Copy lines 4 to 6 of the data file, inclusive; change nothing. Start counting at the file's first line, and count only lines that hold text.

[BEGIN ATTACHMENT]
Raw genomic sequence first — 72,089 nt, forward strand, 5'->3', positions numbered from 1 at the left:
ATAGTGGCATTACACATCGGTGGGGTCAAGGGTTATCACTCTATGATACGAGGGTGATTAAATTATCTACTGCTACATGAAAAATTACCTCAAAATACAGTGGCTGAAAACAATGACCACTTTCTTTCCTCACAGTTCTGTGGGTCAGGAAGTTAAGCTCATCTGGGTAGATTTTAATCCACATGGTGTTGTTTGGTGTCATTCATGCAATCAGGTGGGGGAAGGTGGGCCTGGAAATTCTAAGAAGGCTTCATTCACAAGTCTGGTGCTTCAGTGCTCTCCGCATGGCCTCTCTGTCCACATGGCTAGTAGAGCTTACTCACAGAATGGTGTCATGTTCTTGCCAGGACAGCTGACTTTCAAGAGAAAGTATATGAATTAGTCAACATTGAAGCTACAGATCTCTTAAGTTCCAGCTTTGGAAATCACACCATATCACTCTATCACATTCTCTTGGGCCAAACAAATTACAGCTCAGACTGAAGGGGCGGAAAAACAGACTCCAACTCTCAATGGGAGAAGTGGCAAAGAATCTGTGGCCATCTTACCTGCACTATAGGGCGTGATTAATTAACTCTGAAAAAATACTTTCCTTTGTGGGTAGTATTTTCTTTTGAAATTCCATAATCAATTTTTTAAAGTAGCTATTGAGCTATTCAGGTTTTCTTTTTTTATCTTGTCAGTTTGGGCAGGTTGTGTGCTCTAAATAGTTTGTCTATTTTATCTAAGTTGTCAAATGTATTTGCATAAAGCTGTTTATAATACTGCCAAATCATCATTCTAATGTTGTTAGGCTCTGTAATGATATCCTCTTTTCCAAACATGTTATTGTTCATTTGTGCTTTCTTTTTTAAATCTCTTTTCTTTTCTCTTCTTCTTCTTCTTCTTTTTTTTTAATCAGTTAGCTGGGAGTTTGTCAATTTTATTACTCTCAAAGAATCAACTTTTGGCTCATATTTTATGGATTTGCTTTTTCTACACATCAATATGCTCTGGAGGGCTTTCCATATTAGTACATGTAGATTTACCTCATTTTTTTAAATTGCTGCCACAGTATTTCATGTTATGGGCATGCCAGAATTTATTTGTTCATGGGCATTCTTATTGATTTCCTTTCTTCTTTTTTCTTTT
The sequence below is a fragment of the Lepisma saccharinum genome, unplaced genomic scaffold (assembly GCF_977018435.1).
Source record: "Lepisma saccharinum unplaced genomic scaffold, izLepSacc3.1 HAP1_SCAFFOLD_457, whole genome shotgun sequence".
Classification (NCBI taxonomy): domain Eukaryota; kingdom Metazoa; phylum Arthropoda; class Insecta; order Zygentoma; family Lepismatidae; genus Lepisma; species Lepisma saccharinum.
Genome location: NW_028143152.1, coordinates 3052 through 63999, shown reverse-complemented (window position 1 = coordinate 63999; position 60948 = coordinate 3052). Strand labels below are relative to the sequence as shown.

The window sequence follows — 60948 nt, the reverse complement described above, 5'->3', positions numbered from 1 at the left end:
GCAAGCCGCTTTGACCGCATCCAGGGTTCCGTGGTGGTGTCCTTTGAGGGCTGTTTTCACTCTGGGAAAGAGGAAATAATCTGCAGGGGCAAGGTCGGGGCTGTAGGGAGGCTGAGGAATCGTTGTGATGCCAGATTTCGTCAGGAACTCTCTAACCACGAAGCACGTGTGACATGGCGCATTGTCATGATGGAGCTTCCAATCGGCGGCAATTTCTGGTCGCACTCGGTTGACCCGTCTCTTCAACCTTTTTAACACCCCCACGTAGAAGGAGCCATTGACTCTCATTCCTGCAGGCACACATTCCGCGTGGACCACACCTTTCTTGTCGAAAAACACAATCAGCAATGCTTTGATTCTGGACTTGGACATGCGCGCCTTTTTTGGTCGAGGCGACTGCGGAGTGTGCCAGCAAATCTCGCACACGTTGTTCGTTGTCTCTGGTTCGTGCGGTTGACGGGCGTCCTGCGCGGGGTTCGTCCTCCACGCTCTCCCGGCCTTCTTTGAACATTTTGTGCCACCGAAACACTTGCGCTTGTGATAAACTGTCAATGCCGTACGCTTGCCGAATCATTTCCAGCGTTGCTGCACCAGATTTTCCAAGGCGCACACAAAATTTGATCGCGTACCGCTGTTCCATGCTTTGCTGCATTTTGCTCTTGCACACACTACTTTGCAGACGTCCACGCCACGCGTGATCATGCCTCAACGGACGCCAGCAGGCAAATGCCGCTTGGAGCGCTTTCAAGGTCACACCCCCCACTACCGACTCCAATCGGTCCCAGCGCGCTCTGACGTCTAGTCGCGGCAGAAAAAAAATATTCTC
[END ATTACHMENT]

Source record: "Lepisma saccharinum unplaced genomic scaffold, izLepSacc3.1 HAP1_SCAFFOLD_457, whole genome shotgun sequence".
Classification (NCBI taxonomy): domain Eukaryota; kingdom Metazoa; phylum Arthropoda; class Insecta; order Zygentoma; family Lepismatidae; genus Lepisma; species Lepisma saccharinum.
Genome location: NW_028143152.1, coordinates 3052 through 63999, shown reverse-complemented (window position 1 = coordinate 63999; position 60948 = coordinate 3052). Strand labels below are relative to the sequence as shown.